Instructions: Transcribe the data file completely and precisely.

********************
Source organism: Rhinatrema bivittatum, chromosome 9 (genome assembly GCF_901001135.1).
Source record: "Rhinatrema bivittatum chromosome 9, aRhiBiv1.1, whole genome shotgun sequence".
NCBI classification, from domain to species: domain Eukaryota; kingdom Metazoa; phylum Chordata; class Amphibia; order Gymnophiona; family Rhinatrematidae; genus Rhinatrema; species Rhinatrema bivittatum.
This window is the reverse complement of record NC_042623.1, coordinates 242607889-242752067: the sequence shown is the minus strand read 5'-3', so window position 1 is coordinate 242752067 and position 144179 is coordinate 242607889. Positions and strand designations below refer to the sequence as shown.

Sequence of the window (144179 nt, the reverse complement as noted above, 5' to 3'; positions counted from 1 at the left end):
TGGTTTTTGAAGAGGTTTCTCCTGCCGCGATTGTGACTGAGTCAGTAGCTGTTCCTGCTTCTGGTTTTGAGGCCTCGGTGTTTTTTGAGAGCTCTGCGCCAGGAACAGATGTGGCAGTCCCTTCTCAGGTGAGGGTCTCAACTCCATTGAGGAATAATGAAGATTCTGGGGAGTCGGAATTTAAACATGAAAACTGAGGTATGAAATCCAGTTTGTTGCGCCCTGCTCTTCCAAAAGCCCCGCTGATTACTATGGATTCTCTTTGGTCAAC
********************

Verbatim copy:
Source organism: Rhinatrema bivittatum, chromosome 9 (genome assembly GCF_901001135.1).
Source record: "Rhinatrema bivittatum chromosome 9, aRhiBiv1.1, whole genome shotgun sequence".
NCBI classification, from domain to species: domain Eukaryota; kingdom Metazoa; phylum Chordata; class Amphibia; order Gymnophiona; family Rhinatrematidae; genus Rhinatrema; species Rhinatrema bivittatum.
This window is the reverse complement of record NC_042623.1, coordinates 242607889-242752067: the sequence shown is the minus strand read 5'-3', so window position 1 is coordinate 242752067 and position 144179 is coordinate 242607889. Positions and strand designations below refer to the sequence as shown.

Sequence of the window (144179 nt, the reverse complement as noted above, 5' to 3'; positions counted from 1 at the left end):
TGGTTTTTGAAGAGGTTTCTCCTGCCGCGATTGTGACTGAGTCAGTAGCTGTTCCTGCTTCTGGTTTTGAGGCCTCGGTGTTTTTTGAGAGCTCTGCGCCAGGAACAGATGTGGCAGTCCCTTCTCAGGTGAGGGTCTCAACTCCATTGAGGAATAATGAAGATTCTGGGGAGTCGGAATTTAAACATGAAAACTGAGGTATGAAATCCAGTTTGTTGCGCCCTGCTCTTCCAAAAGCCCCGCTGATTACTATGGATTCTCTTTGGTCAAC